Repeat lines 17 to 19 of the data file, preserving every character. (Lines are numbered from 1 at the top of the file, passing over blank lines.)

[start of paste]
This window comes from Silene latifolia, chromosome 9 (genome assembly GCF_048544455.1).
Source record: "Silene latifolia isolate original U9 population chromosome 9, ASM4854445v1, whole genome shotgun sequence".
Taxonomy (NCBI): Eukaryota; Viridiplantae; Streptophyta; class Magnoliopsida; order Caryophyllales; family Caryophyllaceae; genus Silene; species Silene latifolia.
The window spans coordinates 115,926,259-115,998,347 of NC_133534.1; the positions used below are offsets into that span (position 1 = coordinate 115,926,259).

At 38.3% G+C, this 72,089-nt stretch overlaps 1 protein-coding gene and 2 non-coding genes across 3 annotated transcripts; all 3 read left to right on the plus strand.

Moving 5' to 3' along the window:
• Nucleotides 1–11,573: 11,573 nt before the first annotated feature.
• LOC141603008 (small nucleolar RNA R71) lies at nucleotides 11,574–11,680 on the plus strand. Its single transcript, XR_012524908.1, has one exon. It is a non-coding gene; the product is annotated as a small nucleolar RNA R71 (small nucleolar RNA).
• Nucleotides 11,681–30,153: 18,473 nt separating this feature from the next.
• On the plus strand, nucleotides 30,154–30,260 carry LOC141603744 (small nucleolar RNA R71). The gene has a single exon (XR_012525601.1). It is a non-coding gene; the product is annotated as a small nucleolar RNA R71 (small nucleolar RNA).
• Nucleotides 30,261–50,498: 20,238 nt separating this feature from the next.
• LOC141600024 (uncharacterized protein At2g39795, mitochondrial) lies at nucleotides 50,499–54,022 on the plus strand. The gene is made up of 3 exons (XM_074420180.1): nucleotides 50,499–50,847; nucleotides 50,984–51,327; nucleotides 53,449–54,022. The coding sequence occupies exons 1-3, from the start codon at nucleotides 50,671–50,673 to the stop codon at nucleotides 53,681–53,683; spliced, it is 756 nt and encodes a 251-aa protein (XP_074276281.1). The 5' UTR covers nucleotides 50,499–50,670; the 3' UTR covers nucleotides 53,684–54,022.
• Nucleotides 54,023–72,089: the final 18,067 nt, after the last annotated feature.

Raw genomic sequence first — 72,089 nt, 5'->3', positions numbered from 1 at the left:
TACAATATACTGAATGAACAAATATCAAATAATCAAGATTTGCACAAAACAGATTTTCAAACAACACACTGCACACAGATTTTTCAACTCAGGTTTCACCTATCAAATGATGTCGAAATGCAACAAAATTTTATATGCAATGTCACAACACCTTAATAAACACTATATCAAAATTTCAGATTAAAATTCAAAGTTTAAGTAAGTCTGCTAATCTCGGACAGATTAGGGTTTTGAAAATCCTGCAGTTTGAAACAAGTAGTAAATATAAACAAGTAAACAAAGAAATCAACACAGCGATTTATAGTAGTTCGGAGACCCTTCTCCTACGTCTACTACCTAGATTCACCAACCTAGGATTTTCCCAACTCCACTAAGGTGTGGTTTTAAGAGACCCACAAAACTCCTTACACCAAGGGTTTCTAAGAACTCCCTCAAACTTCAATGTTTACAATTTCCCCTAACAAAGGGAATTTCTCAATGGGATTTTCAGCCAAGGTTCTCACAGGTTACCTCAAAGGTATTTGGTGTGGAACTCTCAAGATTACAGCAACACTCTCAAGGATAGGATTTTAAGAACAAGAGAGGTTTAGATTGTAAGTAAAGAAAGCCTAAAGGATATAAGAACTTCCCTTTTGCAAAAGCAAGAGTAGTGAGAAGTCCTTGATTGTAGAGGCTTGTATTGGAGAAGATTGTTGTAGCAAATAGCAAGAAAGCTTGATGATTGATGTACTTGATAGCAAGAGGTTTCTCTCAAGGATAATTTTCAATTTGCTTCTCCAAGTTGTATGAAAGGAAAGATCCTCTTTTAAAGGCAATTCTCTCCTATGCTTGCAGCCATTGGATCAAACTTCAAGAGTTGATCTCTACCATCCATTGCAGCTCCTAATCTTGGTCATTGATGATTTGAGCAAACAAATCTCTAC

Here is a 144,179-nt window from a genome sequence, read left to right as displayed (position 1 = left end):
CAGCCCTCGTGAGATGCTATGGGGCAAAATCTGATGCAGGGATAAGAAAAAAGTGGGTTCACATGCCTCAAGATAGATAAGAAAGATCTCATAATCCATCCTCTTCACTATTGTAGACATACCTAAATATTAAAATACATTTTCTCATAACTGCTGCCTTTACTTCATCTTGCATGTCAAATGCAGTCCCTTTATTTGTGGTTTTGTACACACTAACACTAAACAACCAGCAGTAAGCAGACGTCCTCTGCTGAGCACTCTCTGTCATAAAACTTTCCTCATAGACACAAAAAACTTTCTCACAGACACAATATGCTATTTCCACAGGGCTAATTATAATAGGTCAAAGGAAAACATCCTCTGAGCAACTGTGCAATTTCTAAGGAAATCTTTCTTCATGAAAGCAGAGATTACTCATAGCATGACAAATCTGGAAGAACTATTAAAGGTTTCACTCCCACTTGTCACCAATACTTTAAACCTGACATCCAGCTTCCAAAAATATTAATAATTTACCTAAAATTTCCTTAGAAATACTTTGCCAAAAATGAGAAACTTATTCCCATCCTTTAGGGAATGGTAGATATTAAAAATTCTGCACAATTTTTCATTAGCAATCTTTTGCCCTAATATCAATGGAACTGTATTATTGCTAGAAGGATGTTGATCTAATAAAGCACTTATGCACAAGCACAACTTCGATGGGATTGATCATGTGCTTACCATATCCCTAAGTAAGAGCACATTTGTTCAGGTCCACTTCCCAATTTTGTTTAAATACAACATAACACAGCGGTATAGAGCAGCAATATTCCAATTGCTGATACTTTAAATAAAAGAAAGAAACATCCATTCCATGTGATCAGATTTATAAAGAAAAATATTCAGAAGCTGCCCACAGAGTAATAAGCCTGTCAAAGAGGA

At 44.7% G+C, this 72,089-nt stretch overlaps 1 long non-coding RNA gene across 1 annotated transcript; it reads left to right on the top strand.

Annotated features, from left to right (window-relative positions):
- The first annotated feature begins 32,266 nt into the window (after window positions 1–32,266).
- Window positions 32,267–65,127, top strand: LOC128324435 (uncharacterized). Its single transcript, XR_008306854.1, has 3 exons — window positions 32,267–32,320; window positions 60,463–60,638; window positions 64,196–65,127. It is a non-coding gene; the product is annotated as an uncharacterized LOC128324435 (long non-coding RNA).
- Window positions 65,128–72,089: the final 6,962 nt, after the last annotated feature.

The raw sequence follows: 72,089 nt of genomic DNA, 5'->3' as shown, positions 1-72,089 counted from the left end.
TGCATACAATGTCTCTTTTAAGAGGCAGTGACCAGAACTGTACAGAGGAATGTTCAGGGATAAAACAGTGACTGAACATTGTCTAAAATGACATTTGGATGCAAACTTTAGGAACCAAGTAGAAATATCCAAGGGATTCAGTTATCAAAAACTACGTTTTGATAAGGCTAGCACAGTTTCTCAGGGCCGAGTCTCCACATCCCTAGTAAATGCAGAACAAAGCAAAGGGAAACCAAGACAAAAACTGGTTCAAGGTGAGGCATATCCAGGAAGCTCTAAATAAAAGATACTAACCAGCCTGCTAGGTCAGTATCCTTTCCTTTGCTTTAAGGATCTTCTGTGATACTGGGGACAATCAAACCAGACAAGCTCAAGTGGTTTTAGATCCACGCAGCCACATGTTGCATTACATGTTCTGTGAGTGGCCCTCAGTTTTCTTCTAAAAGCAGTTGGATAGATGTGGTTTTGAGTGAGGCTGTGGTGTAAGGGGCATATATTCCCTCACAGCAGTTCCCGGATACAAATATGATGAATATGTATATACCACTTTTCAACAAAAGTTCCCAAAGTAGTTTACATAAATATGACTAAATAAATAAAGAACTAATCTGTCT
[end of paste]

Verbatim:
CAGCCCTCGTGAGATGCTATGGGGCAAAATCTGATGCAGGGATAAGAAAAAAGTGGGTTCACATGCCTCAAGATAGATAAGAAAGATCTCATAATCCATCCTCTTCACTATTGTAGACATACCTAAATATTAAAATACATTTTCTCATAACTGCTGCCTTTACTTCATCTTGCATGTCAAATGCAGTCCCTTTATTTGTGGTTTTGTACACACTAACACTAAACAACCAGCAGTAAGCAGACGTCCTCTGCTGAGCACTCTCTGTCATAAAACTTTCCTCATAGACACAAAAAACTTTCTCACAGACACAATATGCTATTTCCACAGGGCTAATTATAATAGGTCAAAGGAAAACATCCTCTGAGCAACTGTGCAATTTCTAAGGAAATCTTTCTTCATGAAAGCAGAGATTACTCATAGCATGACAAATCTGGAAGAACTATTAAAGGTTTCACTCCCACTTGTCACCAATACTTTAAACCTGACATCCAGCTTCCAAAAATATTAATAATTTACCTAAAATTTCCTTAGAAATACTTTGCCAAAAATGAGAAACTTATTCCCATCCTTTAGGGAATGGTAGATATTAAAAATTCTGCACAATTTTTCATTAGCAATCTTTTGCCCTAATATCAATGGAACTGTATTATTGCTAGAAGGATGTTGATCTAATAAAGCACTTATGCACAAGCACAACTTCGATGGGATTGATCATGTGCTTACCATATCCCTAAGTAAGAGCACATTTGTTCAGGTCCACTTCCCAATTTTGTTTAAATACAACATAACACAGCGGTATAGAGCAGCAATATTCCAATTGCTGATACTTTAAATAAAAGAAAGAAACATCCATTCCATGTGATCAGATTTATAAAGAAAAATATTCAGAAGCTGCCCACAGAGTAATAAGCCTGTCAAAGAGGA

At 44.7% G+C, this 72,089-nt stretch overlaps 1 long non-coding RNA gene across 1 annotated transcript; it reads left to right on the top strand.

Annotated features, from left to right (window-relative positions):